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He had youth, rank, and all the freshness of his fame, a certain passport to distinc- tion : he was in the society to which • his rank entitled him, and yet he looked so little at his ease one would have thought he had never been in company before : while Miss Bail Ue, tliat yery. 9 lady, a born gentlewoman, was so quietly self-possessed, so perfectly at her ease, it made me feel a sort of reflected respect for the society who could value such unpretending merit. 203^, which has narrowly escaped the knife of the binder ; a proof, by the way, that the present binding, and consequently the mutilation of the volume, is subsequent to the period of his accession in 1587, and probably of his reign, which ceased in 1632. Though none of the houses are remarkable for architectural beauty, and some are modernized in the windows, yet they are all so old that every one of them must have been in existence long before the period of the celebrated battle. And when this serious countenance, those thoughtful eyes, were turned upon the young man, it seemed as if a magic influence was in that look, it seemed to disenchant the silly spell in which he had been bound. In t W same volume are the autograph signa- tares of Sigismond I., Sigismond II. one of the first entries is a memorandum tiiat her annual dowry in Uie kingdom (^Poland amounted to about 54,000 Po Ush so M, at the rate o£30grom to each, and in Lithuania to dd,000 so&dlu On fo L 3 we read. How the volume passed from the hands of Sigismond tne Third*s sons and su C"^ cessors to the Sobieski dynasty doei not appear ; and the remainder of it B history is to be gathered from a recent note at the begmning, by which it ap« pears, that in 1838 or 1839 the manu« script was procured at Frescati from the possessor of the effects of the Car- dinal York, and came into the posses- sion of the Stuarts, by the marriage of the Princess Marie Clementine So« bieski in 1719 to Prince James, the first Pretender, son of King James U, It was presented to the Duke of Sussex by the Chevalier Gregoire de Berardi, and at the sale of the Duke^s MSS. I observed a few shops, with open fronts, and short supportmg rude columns, as in the olden time, when the master or his apprentice with a "AA'hatdoye lack? Copyright infringement liabili^ can be quite severe. from the danger of future loss, and placed under the faithful pro- tection of the Press. fi»pt hrr title nf Baroniie de Stael Holstuni one woola doubt that lfea« had ever been mrb a |enoii. " I should have thought your early associa Uons witk 4 Portfolio of a Man of the World. " " We do venture to compare and to give the suj K^riority to Shakspere," said F. of Poland in 1587, afler the death of Stephen Bathori. ^f k T"' k m " *' '''''^ than t Tany point of much Jeneral ^J^J^^^J^^ ^:^\^^^^ interest : reffretting at the same time became known, and then it was only ac that I have but bttle ongmal mforma- ddenfally discovered, owing to the dr- iion to impart.
The cause of its being opened was that the church had sunk in that part, and it was supposed to arise from some defect in the vault beneath. Arundell tella me he has heard the farm was supposed to be built on a part of the old stables. 41 wty- of ta Ddoffy if she* htd piety to defend his j^erogati Ta and liettrd te D about the firmer there, saci^ perton. Urban, of jour readers as m an o Jd room of the farm, and among respect a firm and lofty determination, mtpmpt T9 aooie time with great interest, as giving from other localities specimens of tiles which oncf exbted in great variety in the line old cruciform church of this place. have been adopted earlier, as that of La Maison de Flandre, par Olivier Cleves, which was an escarbonde over an de Wree, 1642, i. Again, the same author describes him when engaged in combat, as Pictos leones prefbrens in clypeo : Verb leonibus nulla erat inferior fortitttdo. Planche does not accord the like latitude to primeval heraldry, when he requires the lions to be placed on a red instead of a blue ground ; or when he objects (p. 35), the histoi-y of " the D'Evereux family of Normandy" as being " but little known ;** and, in p. Robert, " from whom are de* scended the viscounts of Hereford, and the Devereux earls of Essex;" is placed as third son of the imajjinary " AValter count de Rosmar." This also is siheer fiction: there is no evidence whatever that those eai'ls and viscounts could truly claim descent from the an- cient Comtes d'Evreux. of the Kent-road, late of the Ordnance Office, Tower.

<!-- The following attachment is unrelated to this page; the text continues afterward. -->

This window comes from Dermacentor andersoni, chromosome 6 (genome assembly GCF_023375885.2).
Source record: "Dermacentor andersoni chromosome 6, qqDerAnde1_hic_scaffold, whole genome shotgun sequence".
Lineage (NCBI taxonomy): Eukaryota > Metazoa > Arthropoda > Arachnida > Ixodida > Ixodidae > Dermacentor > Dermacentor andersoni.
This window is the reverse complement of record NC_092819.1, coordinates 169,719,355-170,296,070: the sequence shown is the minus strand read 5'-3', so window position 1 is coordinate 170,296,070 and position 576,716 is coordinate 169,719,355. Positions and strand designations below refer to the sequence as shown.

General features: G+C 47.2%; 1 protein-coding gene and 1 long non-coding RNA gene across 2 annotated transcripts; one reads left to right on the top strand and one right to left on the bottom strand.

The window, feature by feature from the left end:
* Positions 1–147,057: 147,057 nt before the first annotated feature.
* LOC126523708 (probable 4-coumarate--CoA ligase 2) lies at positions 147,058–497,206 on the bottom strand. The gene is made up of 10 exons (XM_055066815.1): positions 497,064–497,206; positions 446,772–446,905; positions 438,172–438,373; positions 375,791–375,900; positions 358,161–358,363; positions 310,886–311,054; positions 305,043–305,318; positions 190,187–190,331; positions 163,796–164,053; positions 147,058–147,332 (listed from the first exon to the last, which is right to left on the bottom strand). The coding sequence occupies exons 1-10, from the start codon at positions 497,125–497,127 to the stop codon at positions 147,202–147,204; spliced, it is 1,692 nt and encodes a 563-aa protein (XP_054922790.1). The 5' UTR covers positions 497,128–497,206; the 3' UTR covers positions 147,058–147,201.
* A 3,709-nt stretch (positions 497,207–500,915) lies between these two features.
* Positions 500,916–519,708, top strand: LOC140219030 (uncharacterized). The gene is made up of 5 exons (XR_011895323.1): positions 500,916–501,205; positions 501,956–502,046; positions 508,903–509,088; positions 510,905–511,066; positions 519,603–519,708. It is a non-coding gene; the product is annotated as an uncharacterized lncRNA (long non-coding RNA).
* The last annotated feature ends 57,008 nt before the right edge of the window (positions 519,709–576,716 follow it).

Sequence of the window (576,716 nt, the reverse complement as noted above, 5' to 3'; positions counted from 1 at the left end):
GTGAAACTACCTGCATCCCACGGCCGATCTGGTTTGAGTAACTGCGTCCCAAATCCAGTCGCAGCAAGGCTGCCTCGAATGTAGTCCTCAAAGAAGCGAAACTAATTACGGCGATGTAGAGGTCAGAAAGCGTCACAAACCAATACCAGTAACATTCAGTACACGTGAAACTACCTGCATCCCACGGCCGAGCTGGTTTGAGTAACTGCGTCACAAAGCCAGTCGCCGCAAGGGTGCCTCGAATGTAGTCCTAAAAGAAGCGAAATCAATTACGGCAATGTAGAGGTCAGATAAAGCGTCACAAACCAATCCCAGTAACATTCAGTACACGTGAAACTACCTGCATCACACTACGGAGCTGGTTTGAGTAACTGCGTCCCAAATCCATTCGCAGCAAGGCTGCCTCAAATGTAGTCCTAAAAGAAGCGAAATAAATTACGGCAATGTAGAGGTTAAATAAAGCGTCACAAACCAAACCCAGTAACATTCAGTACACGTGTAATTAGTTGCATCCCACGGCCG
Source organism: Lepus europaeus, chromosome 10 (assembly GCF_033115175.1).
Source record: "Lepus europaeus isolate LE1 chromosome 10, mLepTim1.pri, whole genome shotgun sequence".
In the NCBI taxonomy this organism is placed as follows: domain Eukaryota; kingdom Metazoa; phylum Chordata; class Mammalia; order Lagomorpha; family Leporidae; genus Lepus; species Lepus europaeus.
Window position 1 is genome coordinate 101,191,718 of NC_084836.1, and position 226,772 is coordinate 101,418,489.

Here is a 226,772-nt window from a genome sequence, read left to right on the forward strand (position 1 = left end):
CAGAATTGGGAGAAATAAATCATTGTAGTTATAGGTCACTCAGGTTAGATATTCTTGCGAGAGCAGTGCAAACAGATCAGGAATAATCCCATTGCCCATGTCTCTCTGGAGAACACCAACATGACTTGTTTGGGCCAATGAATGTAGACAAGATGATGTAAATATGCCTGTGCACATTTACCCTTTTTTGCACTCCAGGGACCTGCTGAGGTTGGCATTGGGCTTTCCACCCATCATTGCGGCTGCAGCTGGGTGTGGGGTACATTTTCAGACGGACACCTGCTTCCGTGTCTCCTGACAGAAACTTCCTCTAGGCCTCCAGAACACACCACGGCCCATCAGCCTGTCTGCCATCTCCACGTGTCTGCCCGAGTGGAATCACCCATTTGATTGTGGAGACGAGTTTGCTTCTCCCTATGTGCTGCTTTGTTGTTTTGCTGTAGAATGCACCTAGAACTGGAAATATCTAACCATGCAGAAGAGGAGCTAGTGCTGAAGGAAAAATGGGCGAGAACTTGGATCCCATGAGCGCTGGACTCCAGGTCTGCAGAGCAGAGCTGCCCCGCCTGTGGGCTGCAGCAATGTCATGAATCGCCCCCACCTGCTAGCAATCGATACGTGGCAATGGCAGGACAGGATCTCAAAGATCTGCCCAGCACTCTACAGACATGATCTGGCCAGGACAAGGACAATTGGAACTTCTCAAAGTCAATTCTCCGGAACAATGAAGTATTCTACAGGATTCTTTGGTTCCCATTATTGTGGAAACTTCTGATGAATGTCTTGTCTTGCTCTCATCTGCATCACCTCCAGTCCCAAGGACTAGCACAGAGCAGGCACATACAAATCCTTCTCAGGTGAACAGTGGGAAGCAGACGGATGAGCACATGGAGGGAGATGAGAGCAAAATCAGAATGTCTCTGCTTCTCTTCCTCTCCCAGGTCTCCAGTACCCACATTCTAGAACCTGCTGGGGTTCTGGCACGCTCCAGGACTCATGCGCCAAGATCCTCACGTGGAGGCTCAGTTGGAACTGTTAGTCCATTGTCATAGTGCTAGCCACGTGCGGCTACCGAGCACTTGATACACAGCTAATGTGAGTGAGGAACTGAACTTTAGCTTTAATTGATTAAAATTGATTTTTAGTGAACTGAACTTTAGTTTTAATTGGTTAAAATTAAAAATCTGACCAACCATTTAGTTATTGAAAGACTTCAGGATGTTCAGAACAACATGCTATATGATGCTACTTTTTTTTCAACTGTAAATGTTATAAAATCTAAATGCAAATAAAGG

I then questioned her about the once magnificent house at Stowe. He saw in them, when he was a boy, several por- traits of the Granville £wnily, which, no doubt, had been removed from the boose befors it was polled down. Coincident with the publication of the last number I discovered a tile in the chancel, representing a knight in armour, which I had not before seen. Aree early Ro Us of Arms, edited by Sir Planche (pp. 33) to the sha^ of their heasture of the lions, there is in reality every possible proof that the arms of Williaiu Longespee earl of Sa- lisbury, as displayed on nis own monu- ment in Salisbury cathedral, were de- rived from those on the monumental tablet at Mans of his father*s father, Geoffrey count of Anjou. 36 adds, "In order to sound the aepth of this mystery, a very critical examination of the genealogy and his- tory of the D'Evereux of Normandy is necessary." I do not imagine that the History of the real family of the Corates d'Eve- reux is little known; for there is a volume on the subject by Le Brasseur. Dugdale only says of the Devereux, that tney " had their surname from Evreux, a town in Normandy," and one which of course, like other towns, mav have given name to several individuals of difierent fa- milies. " Patrick d'Evereux, or d'Eberos, from the Latin Ebroicensis, created earl of Salisbury by the empress Maud.** He had no right, as alreadv stated, to the name of devereux. As brothers to Earl William Fitz- Patrick are given the names of " Philip, went to Ireland 1203," and "Patrick, killed in Acquitaine.** In answer to this I beg to extract the fo Uowii^ passages from the History of Lacock Abbey : ** Iq the document we have before spoken of (Pedigree of Devereux of Carig- menan) it is stated not only that Ela*8 uncles Patrick and Philip were bred as monks at Bradenstoke, bat that they ez- chang^ed the frock for the cuirass ; that Patrick WHS slain at Aquitaine, before the death of his brother the Earl ; but that Philip, having seen the estates of his fa- mily go out of his house, went in 120') to seek other fortunes in Ireland, Where it is stated that he settled in the county of Wexford, and founded the family now bearing the name of Devereux.